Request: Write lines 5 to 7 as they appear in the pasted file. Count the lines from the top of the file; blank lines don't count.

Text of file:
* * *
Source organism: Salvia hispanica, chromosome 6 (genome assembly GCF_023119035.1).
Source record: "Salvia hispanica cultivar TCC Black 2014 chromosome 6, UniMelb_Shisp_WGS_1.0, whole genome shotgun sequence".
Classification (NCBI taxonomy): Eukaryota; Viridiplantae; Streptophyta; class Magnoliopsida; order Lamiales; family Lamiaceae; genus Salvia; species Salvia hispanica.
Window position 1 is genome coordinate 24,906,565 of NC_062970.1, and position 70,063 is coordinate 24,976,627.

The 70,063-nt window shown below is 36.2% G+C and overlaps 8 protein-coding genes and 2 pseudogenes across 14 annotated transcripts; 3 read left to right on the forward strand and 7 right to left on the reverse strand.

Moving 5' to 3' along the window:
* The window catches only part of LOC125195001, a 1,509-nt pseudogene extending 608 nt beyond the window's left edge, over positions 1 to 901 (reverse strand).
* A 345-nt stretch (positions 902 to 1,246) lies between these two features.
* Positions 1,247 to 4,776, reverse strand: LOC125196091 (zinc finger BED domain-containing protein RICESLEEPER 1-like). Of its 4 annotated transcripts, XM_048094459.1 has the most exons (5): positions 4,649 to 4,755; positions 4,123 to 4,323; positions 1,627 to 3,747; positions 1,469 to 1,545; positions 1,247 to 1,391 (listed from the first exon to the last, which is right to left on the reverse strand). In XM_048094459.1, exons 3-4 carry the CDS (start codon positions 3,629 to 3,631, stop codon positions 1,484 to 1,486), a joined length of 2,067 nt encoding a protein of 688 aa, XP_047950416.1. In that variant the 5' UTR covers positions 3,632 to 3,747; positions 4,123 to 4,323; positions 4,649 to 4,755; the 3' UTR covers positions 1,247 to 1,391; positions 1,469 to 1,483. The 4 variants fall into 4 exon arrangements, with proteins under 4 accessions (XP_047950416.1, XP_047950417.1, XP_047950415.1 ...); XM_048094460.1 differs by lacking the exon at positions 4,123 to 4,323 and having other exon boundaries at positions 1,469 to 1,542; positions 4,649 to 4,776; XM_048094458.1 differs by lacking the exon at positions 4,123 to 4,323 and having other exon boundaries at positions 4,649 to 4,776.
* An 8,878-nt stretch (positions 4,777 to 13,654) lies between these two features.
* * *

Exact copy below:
The 70,063-nt window shown below is 36.2% G+C and overlaps 8 protein-coding genes and 2 pseudogenes across 14 annotated transcripts; 3 read left to right on the forward strand and 7 right to left on the reverse strand.

Moving 5' to 3' along the window:
* The window catches only part of LOC125195001, a 1,509-nt pseudogene extending 608 nt beyond the window's left edge, over positions 1 to 901 (reverse strand).